Cancer survivor wouldn't change her life experiences
COLUMBIA - Samantha Miller is marking National Cancer Survivors Day Sunday with this thought: Cancer made her who she is.
“If someone gave me the option to go back and redo my childhood without having cancer three times, I absolutely wouldn’t change it, because going through that has made me who I am. It’s such a big part of me. I feel like I’m able to look at life a little differently,” Miller said.
When she was three years old, she fell and hit her tailbone. Like many parents of rambunctious toddlers, Miller’s mom and dad kept an eye on the injury, but didn’t worry too much about it. They chalked it up to a little bruise.
A few days later, Miller was still in pain so her parents took her to the doctor. The doctor said she had probably just bruised her tailbone and it would heal in a week or so. Her parents took her home and had her rest.
When Miller’s uncle, who was a doctor, came to visit two weeks later, she was still in pain. He took a look at her tailbone and concluded that something wasn’t right. She had a bump that shouldn’t have been there. The next morning her uncle took her to the hospital and demanded an MRI. On that MRI, the doctors saw something, but they didn’t know what it was.
The next day, Miller was transferred to a hospital in Texas where they ran more tests. The doctors at that hospital diagnosed her with a cancerous tumor called clear cell carcinoma. It was a very rare cancer that could only be treated by removing the tumor.
“After all of that happened, my parents knew that they wanted to get me in the best place they could possibly get me. My mom had always heard of St. Jude Children’s Research Hospital in Memphis,” Miller said.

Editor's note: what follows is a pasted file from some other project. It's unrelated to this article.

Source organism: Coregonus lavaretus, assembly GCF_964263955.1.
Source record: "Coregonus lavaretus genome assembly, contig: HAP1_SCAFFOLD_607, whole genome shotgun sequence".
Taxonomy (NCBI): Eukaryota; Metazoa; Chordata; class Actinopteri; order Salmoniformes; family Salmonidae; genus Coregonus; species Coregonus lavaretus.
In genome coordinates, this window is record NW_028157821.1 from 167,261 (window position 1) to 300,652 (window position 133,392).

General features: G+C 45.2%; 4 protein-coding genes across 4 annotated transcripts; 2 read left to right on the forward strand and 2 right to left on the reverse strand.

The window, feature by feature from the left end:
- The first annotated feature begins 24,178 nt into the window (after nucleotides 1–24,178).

She had the surgery done and the cancer seemed to go away.
Miller was in remission for three years.
When she went back for her yearly check up, the doctors saw that her tumor had come back.
“This time when the doctors at St. Jude went in to remove the tumor they said, 'They misdiagnosed you. That’s not the cancer that you had.' They told me I had something called chordoma,” Miller said.
This cancer was also very rare, but not as rare as clear cell carcinoma. Chordoma had also only been treated with surgery in the past, but the doctors at St. Jude decided to try everything they could to treat Miller. They decided to blast it with radiation to try to shrink it and then remove it.
Two years later, it started coming back again so they tried a different technique by putting Miller on chemotherapy. The doctors prescribed her Adriamycin/Doxorubicin, a type of chemotherapy nicknamed the “Red Devil.” She went through a round of that, and it worked. Chemotherapy had never worked on this cancer before, but since it worked on Miller it is now the preferred method to treat chordoma in children.
Miller has been cancer free for almost 12 years. (You can hear more from her story on our Facebook page.)
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